American Society of Civil Engineers


Physical, Mechanical, and Thermal Performance of Cement-Stabilized Rammed Earth–Rice Husk Ash Walls


by Ana Paula da Silva Milani, (corresponding author), (Assistant Professor, Center of Exact Sciences and Technologies, Federal Univ. of Mato Grosso do Sul, Campo Grande, Brazil E-mail: ana.milani@ufms.br) and Lucila Chebel Labaki, (Professor, College of Civil Engineering, Architecture and Urbanism, State Univ. of Campinas, Brazil E-mail: lucila@fec.unicamp.br)

Journal of Materials in Civil Engineering, Vol. 24, No. 6, June 2012, pp. 775-782, (doi:  http://dx.doi.org/10.1061/(ASCE)MT.1943-5533.0000439)

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Document type: Case Studies
Abstract: It is a well-known fact that waste products are available in large quantities within industries where they are generated. Therefore, this study investigates the incorporation of the agricultural and industrial residue of rice husk ash into the cement-stabilized rammed earth system to recover the use of raw land as a sustainable construction material and provide low pozzolanicity content rice husk ash with a suitable end purpose. The best-suited mixture to meet the normal masonry requirements was selected for the construction of a prototype building, which underwent technical assessment of its structural and thermal performance and of the durability of its cement-stabilized rammed earth-rice husk ash walls. The results showed that sandy soil, when partially replaced by the maximum ash content of 7.5% and stabilized with 10% cement, proved to be a promising alternative material. It proved to be a high-quality construction material that can be used to build energy-efficient houses and considered in the issue of social and environmental sustainability.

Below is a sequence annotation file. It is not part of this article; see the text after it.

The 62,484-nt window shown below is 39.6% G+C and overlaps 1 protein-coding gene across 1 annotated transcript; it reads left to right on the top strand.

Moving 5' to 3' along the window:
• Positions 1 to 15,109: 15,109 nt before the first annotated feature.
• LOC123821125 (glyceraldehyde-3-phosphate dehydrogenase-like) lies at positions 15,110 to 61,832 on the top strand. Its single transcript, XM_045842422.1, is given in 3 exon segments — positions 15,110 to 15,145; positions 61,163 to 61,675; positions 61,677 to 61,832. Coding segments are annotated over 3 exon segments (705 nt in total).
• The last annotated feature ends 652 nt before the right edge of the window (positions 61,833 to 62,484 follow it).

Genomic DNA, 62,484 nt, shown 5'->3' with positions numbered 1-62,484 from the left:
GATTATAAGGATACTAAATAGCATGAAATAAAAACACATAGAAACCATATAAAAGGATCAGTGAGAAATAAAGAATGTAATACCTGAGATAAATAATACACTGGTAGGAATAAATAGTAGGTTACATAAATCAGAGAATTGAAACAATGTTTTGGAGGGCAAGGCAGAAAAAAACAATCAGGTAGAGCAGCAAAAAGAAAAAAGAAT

ASCE Subject Headings:
Vegetation
Compressive strength
Elasticity
Thermal factors
Ashes
Cement
Walls
Mechanical properties

Author Keywords:
Vegetable wastes
Compressive strength
Elastic modulus
Thermal conductivity
Specific heat